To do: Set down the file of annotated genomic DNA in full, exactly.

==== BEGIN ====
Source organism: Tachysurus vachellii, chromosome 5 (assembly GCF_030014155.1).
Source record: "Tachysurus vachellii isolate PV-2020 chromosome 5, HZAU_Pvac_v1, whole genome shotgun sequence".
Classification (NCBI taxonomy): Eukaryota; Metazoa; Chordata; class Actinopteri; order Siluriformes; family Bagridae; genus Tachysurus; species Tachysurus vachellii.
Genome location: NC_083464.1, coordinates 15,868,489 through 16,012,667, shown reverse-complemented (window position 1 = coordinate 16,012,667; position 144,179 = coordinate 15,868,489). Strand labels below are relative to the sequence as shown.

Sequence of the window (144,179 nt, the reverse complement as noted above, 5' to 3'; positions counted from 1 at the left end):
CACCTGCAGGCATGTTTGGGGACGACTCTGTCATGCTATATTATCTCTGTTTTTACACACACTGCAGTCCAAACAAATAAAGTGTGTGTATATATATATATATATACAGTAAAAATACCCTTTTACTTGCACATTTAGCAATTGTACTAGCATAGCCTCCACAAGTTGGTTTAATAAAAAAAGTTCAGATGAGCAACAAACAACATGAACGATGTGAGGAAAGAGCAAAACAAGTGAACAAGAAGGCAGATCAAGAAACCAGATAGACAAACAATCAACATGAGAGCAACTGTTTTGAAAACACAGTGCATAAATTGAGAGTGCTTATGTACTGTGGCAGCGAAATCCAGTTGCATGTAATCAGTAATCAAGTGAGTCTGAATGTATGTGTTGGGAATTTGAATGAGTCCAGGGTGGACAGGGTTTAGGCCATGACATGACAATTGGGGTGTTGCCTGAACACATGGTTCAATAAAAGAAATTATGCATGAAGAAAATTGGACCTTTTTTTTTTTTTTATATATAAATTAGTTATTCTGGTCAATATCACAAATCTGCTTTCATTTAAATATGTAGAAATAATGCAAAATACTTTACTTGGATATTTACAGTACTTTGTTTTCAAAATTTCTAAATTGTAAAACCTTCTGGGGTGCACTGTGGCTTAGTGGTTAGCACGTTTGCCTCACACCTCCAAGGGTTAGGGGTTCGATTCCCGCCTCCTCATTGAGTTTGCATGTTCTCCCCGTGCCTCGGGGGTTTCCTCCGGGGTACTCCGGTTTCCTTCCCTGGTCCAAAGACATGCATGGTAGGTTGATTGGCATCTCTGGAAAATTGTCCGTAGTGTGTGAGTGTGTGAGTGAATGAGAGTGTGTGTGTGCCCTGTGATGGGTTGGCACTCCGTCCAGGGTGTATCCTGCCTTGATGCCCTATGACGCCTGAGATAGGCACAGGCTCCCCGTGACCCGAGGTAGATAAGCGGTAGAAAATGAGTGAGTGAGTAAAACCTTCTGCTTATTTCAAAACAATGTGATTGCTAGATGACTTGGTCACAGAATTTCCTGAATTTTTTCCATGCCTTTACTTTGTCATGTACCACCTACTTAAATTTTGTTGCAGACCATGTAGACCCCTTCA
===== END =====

Source organism: Tachysurus vachellii, chromosome 5 (assembly GCF_030014155.1).
Source record: "Tachysurus vachellii isolate PV-2020 chromosome 5, HZAU_Pvac_v1, whole genome shotgun sequence".
Classification (NCBI taxonomy): Eukaryota; Metazoa; Chordata; class Actinopteri; order Siluriformes; family Bagridae; genus Tachysurus; species Tachysurus vachellii.
Genome location: NC_083464.1, coordinates 15,868,489 through 16,012,667, shown reverse-complemented (window position 1 = coordinate 16,012,667; position 144,179 = coordinate 15,868,489). Strand labels below are relative to the sequence as shown.

Sequence of the window (144,179 nt, the reverse complement as noted above, 5' to 3'; positions counted from 1 at the left end):
CACCTGCAGGCATGTTTGGGGACGACTCTGTCATGCTATATTATCTCTGTTTTTACACACACTGCAGTCCAAACAAATAAAGTGTGTGTATATATATATATATATACAGTAAAAATACCCTTTTACTTGCACATTTAGCAATTGTACTAGCATAGCCTCCACAAGTTGGTTTAATAAAAAAAGTTCAGATGAGCAACAAACAACATGAACGATGTGAGGAAAGAGCAAAACAAGTGAACAAGAAGGCAGATCAAGAAACCAGATAGACAAACAATCAACATGAGAGCAACTGTTTTGAAAACACAGTGCATAAATTGAGAGTGCTTATGTACTGTGGCAGCGAAATCCAGTTGCATGTAATCAGTAATCAAGTGAGTCTGAATGTATGTGTTGGGAATTTGAATGAGTCCAGGGTGGACAGGGTTTAGGCCATGACATGACAATTGGGGTGTTGCCTGAACACATGGTTCAATAAAAGAAATTATGCATGAAGAAAATTGGACCTTTTTTTTTTTTTTATATATAAATTAGTTATTCTGGTCAATATCACAAATCTGCTTTCATTTAAATATGTAGAAATAATGCAAAATACTTTACTTGGATATTTACAGTACTTTGTTTTCAAAATTTCTAAATTGTAAAACCTTCTGGGGTGCACTGTGGCTTAGTGGTTAGCACGTTTGCCTCACACCTCCAAGGGTTAGGGGTTCGATTCCCGCCTCCTCATTGAGTTTGCATGTTCTCCCCGTGCCTCGGGGGTTTCCTCCGGGGTACTCCGGTTTCCTTCCCTGGTCCAAAGACATGCATGGTAGGTTGATTGGCATCTCTGGAAAATTGTCCGTAGTGTGTGAGTGTGTGAGTGAATGAGAGTGTGTGTGTGCCCTGTGATGGGTTGGCACTCCGTCCAGGGTGTATCCTGCCTTGATGCCCTATGACGCCTGAGATAGGCACAGGCTCCCCGTGACCCGAGGTAGATAAGCGGTAGAAAATGAGTGAGTGAGTAAAACCTTCTGCTTATTTCAAAACAATGTGATTGCTAGATGACTTGGTCACAGAATTTCCTGAATTTTTTCCATGCCTTTACTTTGTCATGTACCACCTACTTAAATTTTGTTGCAGACCATGTAGACCCCTTCA